An indication of credit investigations made by companies that are considering granting credit to a person who appears on the credit report.
Companies (usually creditors, but sometimes employers and insurance companies) who have requested a copy of your credit report during the previous two years. Every time you apply for credit, an inquiry is added to your credit report. Keeping these inquiries to a minimum is a wise move because too many inquiries can make you look desperate to potential creditors. Promotional Inquiries: These inquiries do not affect your credit file; they're typically run by the businesses that send you credit card offers in the mail.
A section of your credit report stating who has looked at your credit report in the last two years. There are two types of inquiries - hard inquiries and soft inquiries. Hard credit report inquiries are the inquiries about your credit history made by potential lenders and creditors. Soft inquiries are inquiries about your credit history made by you or by your employer.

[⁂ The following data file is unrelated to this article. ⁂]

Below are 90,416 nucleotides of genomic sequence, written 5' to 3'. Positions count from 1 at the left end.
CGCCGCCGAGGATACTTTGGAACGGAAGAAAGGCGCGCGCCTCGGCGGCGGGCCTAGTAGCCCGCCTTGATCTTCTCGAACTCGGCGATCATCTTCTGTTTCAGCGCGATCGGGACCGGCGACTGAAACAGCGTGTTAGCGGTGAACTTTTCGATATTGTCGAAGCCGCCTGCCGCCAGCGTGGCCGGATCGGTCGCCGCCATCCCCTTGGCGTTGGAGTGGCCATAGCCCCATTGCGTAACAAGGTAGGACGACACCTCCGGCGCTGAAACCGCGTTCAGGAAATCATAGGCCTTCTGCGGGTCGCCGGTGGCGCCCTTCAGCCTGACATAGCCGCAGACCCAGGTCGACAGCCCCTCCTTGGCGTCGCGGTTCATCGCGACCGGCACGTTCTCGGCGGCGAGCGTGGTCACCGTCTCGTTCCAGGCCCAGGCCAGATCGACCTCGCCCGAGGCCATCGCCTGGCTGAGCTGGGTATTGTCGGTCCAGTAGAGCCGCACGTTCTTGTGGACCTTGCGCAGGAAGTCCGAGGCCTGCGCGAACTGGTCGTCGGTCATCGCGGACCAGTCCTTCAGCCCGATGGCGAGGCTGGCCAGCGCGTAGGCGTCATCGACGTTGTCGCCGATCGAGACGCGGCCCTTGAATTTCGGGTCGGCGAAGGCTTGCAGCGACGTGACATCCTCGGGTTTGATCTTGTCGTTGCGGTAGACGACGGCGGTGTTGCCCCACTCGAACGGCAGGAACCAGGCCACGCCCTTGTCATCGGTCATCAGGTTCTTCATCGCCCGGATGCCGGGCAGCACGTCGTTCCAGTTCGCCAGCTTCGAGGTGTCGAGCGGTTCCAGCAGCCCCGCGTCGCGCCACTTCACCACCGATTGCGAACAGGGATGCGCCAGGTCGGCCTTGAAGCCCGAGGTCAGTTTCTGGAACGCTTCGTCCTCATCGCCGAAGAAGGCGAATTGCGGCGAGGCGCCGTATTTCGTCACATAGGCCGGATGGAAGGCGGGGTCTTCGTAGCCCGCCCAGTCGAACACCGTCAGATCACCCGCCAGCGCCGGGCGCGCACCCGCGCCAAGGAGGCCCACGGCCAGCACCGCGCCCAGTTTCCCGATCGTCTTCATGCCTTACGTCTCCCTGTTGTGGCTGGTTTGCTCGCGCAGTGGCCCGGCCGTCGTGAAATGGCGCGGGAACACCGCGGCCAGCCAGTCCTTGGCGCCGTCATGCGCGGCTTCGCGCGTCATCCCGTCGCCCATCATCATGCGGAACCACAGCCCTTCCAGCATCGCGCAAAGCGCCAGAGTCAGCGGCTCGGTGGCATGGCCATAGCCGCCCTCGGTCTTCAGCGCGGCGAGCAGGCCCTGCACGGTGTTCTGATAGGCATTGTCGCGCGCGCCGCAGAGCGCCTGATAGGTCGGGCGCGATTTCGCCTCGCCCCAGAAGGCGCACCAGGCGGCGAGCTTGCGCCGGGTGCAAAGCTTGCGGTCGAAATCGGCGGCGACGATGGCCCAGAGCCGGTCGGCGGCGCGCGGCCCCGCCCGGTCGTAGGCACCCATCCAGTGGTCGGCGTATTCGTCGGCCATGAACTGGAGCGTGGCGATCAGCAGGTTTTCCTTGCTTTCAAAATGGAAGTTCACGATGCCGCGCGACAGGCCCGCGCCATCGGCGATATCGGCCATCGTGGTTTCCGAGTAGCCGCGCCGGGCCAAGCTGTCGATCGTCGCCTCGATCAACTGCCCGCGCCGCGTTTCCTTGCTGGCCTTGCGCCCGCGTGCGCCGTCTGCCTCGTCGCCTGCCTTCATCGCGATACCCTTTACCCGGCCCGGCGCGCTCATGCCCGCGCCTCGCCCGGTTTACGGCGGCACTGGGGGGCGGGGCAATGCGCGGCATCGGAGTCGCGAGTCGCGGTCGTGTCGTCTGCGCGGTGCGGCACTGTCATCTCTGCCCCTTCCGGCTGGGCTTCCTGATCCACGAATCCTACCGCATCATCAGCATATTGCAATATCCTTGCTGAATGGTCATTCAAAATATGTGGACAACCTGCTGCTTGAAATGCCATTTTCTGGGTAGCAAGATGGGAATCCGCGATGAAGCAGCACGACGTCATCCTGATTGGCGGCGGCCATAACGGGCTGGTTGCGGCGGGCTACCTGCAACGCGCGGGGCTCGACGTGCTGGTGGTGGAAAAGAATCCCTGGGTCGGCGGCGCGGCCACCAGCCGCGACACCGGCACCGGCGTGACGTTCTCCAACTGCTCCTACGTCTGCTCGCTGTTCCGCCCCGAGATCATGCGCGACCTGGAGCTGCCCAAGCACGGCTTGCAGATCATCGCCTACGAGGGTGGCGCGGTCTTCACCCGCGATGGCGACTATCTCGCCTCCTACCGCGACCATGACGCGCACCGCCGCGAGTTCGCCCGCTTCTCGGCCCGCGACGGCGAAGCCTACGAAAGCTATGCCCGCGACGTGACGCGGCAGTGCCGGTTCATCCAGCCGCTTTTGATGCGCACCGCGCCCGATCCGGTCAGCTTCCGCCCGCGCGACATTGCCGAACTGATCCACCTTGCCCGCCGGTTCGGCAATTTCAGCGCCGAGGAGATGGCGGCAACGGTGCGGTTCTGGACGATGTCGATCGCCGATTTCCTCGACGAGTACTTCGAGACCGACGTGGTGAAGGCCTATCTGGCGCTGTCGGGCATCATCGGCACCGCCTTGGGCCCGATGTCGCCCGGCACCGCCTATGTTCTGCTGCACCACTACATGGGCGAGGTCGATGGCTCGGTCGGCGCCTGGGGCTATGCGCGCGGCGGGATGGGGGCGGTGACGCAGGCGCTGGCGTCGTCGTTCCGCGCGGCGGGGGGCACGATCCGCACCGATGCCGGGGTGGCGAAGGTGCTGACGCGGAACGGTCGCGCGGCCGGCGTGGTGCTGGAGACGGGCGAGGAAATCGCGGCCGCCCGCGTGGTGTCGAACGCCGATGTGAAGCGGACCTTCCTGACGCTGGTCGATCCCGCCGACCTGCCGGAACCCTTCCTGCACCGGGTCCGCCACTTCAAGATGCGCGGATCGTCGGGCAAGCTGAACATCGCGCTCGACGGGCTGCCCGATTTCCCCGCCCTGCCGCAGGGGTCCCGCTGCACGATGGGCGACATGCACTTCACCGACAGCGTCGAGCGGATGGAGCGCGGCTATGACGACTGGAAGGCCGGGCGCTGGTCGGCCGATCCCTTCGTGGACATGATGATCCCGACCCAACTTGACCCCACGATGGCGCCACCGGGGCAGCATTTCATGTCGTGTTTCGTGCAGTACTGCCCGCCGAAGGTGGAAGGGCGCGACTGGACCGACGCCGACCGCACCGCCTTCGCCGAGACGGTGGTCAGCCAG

Each credit application results in a notation on an individual's credit report. Frequent inquiries can have a negative impact on a credit report.
Consumer response to a company's advertising or other promotional activities, such as coupons. Used for measuring the effectiveness of some promotions.